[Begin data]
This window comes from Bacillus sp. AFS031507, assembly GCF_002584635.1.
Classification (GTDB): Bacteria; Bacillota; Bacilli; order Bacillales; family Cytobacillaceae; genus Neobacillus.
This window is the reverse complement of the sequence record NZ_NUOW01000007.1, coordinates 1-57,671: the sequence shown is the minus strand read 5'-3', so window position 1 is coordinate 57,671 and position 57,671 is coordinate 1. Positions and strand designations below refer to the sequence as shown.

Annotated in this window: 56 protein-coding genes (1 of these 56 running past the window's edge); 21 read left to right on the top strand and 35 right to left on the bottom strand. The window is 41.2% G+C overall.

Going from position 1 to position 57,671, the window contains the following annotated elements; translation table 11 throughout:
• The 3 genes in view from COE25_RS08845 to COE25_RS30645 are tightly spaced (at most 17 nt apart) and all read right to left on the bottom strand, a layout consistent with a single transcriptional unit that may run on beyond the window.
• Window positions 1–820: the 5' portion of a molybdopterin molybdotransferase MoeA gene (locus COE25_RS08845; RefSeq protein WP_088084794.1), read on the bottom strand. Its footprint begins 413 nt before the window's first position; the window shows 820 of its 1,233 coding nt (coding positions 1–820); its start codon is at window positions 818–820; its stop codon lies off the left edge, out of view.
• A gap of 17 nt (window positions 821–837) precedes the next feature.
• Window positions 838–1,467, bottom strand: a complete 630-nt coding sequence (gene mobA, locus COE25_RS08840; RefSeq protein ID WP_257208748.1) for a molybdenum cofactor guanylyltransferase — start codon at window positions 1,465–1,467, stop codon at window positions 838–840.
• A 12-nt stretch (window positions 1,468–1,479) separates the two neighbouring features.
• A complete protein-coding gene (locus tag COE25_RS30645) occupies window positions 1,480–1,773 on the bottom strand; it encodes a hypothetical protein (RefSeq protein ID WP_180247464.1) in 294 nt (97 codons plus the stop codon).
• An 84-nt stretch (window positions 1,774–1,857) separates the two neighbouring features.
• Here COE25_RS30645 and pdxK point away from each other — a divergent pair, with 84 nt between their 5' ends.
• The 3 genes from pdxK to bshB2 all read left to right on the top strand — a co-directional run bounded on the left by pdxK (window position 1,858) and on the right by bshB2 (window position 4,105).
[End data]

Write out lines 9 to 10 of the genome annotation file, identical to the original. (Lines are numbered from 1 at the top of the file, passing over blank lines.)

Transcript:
• Window positions 838–1,467, bottom strand: a complete 630-nt coding sequence (gene mobA, locus COE25_RS08840; RefSeq protein ID WP_257208748.1) for a molybdenum cofactor guanylyltransferase — start codon at window positions 1,465–1,467, stop codon at window positions 838–840.
• A 12-nt stretch (window positions 1,468–1,479) separates the two neighbouring features.